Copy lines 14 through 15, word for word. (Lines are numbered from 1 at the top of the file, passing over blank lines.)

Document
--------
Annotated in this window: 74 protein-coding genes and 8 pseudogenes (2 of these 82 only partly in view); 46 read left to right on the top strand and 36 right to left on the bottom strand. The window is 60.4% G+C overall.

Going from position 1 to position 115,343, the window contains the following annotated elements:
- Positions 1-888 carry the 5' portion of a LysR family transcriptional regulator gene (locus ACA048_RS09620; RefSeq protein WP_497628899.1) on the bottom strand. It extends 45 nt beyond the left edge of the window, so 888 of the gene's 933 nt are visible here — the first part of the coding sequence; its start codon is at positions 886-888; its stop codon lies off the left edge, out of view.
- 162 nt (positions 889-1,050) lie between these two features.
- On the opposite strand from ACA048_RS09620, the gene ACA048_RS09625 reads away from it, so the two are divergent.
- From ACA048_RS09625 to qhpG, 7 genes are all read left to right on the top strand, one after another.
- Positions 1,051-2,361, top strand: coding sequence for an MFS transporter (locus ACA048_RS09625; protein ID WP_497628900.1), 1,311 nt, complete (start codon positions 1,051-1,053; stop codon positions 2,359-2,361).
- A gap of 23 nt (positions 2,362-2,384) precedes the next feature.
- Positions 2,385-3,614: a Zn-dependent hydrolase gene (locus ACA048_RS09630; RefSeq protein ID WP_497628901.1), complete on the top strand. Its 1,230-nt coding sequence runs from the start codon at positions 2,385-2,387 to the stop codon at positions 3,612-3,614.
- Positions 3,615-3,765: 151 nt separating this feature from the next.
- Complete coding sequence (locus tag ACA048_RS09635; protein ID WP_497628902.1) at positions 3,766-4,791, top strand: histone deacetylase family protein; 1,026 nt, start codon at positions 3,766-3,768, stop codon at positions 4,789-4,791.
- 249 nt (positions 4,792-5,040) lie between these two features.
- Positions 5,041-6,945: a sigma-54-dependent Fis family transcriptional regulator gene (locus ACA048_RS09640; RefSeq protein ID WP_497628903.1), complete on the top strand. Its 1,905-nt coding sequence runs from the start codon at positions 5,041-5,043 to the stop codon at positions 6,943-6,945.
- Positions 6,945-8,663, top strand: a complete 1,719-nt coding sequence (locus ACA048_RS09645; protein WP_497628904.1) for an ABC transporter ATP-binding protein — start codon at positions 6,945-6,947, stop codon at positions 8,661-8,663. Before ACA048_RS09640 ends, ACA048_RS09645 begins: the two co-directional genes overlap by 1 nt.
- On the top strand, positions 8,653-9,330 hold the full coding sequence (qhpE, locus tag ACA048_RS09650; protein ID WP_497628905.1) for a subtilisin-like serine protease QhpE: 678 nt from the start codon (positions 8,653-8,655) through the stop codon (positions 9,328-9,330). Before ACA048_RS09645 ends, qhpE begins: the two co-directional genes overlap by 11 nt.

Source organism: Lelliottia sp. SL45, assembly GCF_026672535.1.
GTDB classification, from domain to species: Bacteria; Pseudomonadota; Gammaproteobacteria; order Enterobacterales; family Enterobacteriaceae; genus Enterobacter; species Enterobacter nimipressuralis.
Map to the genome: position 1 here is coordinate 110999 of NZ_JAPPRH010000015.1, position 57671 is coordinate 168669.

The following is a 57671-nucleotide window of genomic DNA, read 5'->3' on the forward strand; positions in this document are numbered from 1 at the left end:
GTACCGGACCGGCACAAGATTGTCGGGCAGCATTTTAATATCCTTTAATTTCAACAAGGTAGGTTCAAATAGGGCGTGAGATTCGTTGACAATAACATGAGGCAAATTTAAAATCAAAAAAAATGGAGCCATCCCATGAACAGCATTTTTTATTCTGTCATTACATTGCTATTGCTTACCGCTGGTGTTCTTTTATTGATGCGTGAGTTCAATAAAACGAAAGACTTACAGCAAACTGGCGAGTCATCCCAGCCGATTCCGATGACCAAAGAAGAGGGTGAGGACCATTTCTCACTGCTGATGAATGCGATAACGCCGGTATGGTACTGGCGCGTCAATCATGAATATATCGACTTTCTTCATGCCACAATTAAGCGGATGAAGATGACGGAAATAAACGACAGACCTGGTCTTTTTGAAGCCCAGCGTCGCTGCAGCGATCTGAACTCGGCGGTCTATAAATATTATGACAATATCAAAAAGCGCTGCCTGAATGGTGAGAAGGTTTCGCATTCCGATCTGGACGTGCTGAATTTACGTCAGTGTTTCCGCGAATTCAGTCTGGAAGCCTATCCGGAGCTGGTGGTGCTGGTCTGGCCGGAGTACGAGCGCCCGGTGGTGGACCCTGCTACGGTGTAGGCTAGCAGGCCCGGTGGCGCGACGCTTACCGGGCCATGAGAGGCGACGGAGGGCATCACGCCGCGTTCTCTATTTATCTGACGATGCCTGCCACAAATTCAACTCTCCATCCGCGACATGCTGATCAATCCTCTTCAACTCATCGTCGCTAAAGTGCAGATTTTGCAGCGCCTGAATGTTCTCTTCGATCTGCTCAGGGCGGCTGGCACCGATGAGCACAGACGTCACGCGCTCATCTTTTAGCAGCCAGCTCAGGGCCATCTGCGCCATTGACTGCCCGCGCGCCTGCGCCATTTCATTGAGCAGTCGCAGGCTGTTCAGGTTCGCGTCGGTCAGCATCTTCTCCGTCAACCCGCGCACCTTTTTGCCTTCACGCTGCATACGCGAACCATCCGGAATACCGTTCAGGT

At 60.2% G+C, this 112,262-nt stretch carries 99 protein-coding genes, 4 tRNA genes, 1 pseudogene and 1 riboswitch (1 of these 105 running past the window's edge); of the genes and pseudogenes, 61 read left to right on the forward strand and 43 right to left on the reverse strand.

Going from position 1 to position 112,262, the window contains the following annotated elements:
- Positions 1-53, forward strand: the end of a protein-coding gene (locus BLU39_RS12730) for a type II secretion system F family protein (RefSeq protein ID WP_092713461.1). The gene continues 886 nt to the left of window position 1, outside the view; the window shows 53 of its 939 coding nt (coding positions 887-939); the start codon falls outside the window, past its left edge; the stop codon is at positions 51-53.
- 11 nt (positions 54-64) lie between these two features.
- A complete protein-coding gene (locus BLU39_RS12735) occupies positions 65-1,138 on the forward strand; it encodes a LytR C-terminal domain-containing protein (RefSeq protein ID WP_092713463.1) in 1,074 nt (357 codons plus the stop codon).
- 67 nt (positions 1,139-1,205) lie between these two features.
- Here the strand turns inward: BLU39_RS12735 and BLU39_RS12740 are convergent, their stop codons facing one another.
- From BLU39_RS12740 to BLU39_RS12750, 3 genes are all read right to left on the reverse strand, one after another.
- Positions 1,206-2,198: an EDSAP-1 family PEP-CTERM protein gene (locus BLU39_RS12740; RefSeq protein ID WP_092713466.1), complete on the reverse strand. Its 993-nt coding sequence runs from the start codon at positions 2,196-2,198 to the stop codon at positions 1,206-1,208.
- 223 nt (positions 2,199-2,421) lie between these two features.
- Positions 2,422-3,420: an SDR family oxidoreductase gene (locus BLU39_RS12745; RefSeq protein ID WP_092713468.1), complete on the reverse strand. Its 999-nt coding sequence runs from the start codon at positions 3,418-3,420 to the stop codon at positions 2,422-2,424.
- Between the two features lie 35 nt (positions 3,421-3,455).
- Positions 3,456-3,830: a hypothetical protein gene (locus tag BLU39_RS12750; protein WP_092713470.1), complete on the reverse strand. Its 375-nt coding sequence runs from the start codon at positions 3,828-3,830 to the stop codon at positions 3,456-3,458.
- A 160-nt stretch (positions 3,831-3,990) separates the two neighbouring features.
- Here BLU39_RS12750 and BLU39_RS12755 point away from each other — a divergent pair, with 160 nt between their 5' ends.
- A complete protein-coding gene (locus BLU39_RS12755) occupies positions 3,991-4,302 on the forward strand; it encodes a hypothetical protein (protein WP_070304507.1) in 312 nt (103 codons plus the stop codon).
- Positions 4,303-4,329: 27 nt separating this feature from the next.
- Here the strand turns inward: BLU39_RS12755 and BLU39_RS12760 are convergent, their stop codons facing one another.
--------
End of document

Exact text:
- Positions 6,945-8,663, top strand: a complete 1,719-nt coding sequence (locus ACA048_RS09645; protein WP_497628904.1) for an ABC transporter ATP-binding protein — start codon at positions 6,945-6,947, stop codon at positions 8,661-8,663. Before ACA048_RS09640 ends, ACA048_RS09645 begins: the two co-directional genes overlap by 1 nt.
- On the top strand, positions 8,653-9,330 hold the full coding sequence (qhpE, locus tag ACA048_RS09650; protein ID WP_497628905.1) for a subtilisin-like serine protease QhpE: 678 nt from the start codon (positions 8,653-8,655) through the stop codon (positions 9,328-9,330). Before ACA048_RS09645 ends, qhpE begins: the two co-directional genes overlap by 11 nt.